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My boyfriend smokes and I hate it
October 19, 2001
12:13 pm
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nonsmoker
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Sounds whiny, doesn't it?

I myself quit smoking about 9 months ago, and I admit that it was not as difficult for me as it seems to be for most people. I did not need to use a patch, didn't really chew gum incessantly, although I started drinking water nonstop, perhaps that was what I used to distract my mouth from the cravings. The only times I really want a cigarette now is if I'm in a group of people who are smoking, either on a smoke break from work or out at a happy hour or some such thing. I've been able to avoid that situation where possible by not going on smoke breaks with coworkers anymore or making sure that my happy hours are spent with a large number of nonsmokers who can support me if I feel the urge. In general, a pretty healthy attitude and action plan, right? I like myself and want to take care of myself, so the smoking thing just isn't for me anymore.

Recently, I've started dating a very nice man, and he smokes. He has expressed to me that he wants to quit, and has even tried to go a day or two without. (It has driven him nuts.) He knows how other people smoking affects my cravings, and he refuses to smoke around me or in front of me. He doesn't smoke a lot, perhaps 3 or 4 cigarettes a day. But I can smell it on him, and when I ask him if he has smoked, he says "yes, I have." It really really bugs me. I hate the way he tastes afterwards, and the smell drives me nuts. I think what bothers me more is that he has said "that's it, I'm done, no more!" but keeps on going back. It's an addiction, one that I can't understand because I didn't have issues with quitting the way he seems to be.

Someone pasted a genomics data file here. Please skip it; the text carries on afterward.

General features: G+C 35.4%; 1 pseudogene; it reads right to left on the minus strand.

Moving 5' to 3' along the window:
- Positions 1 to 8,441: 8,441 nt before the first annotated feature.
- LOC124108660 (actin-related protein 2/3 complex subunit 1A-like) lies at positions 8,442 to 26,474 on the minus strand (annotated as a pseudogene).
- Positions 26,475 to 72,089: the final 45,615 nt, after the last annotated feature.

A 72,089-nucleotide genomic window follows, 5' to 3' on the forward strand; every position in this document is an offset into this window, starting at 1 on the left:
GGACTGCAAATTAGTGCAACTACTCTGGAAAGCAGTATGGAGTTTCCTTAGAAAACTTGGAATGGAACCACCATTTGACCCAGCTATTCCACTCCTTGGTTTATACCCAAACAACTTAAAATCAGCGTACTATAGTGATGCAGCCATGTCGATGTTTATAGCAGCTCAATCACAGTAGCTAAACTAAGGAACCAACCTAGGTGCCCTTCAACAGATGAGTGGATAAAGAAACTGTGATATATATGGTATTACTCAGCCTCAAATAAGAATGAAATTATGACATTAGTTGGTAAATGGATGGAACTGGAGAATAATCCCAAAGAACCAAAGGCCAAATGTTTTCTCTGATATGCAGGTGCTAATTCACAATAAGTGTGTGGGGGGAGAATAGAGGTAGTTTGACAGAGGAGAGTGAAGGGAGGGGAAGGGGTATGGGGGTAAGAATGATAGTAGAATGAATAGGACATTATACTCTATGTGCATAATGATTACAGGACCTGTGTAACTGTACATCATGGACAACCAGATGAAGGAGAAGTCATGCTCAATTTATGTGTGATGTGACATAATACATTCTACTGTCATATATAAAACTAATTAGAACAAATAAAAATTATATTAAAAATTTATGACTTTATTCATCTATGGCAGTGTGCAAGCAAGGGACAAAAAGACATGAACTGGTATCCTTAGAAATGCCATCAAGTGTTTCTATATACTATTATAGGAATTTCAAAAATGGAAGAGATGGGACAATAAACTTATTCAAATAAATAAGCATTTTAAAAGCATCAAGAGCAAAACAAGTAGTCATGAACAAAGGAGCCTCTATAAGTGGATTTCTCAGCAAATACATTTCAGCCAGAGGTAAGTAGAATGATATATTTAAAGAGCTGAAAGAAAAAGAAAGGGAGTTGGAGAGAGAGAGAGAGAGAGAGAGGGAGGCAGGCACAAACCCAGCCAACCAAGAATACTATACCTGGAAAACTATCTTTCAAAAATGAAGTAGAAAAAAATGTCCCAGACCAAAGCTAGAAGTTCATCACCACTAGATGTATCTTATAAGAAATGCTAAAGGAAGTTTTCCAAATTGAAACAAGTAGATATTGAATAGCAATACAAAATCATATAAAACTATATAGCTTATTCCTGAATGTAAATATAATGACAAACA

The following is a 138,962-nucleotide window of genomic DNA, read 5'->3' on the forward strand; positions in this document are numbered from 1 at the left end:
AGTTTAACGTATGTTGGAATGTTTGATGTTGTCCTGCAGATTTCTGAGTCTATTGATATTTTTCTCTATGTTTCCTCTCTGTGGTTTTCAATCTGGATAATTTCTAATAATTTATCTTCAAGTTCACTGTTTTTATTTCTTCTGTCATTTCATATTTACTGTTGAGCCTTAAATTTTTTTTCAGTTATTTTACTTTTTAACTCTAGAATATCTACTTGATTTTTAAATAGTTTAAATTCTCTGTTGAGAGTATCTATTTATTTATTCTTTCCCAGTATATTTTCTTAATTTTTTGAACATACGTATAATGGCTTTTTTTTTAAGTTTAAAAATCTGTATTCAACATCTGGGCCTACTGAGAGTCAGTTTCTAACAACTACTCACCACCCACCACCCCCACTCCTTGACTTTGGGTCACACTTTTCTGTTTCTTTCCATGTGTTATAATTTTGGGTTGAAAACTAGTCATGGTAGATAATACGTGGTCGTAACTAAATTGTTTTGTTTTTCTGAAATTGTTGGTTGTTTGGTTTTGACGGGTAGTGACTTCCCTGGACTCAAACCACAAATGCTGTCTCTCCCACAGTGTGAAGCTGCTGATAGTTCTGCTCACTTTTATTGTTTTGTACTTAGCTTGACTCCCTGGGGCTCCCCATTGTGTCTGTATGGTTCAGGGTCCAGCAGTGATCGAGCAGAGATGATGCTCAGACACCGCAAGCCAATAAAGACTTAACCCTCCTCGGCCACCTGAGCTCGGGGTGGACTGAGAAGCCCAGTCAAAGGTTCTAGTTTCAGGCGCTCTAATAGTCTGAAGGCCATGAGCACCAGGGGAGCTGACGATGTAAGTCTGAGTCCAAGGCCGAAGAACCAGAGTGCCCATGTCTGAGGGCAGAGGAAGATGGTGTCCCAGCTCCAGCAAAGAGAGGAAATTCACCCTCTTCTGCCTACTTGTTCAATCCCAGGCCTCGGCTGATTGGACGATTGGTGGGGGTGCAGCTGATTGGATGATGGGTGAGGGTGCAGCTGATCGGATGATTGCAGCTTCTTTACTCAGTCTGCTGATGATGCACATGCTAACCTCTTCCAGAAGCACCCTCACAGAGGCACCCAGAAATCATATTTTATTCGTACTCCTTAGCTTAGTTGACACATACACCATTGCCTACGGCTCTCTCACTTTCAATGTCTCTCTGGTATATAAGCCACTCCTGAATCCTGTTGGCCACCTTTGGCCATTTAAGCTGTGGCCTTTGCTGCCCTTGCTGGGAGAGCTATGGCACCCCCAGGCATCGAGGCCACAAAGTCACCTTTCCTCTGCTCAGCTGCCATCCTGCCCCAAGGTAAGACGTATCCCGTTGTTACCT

I don't want to harass him about it, but I feel so let down every time I see him with that slightly buzzed look in his eye or I hear the happy relaxed laugh that only comes out after a smoke break. I feel like he has made a promise to me and to himself and has broken it. I shouldn't feel this way, since it is his body, and he goes out of his way to make sure that it doesn't happen in front of me, and it is an addiction. It seems like a really small thing to leave someone over, especially considering that he is so honest and up front about it. I guess another thing that bothers me is that if he is unable to keep a promise to himself, especially a promise of taking care of one's body, what does that say?

Am I making a big deal out of nothing? Should I just drop it completely and accept the probability that he will never quit? I know that people don't change unless they want to. Does anyone have advice as to how I could either help him quit or just move into some sort of acceptance mode and let him do his thing?

October 19, 2001
12:16 pm
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Molly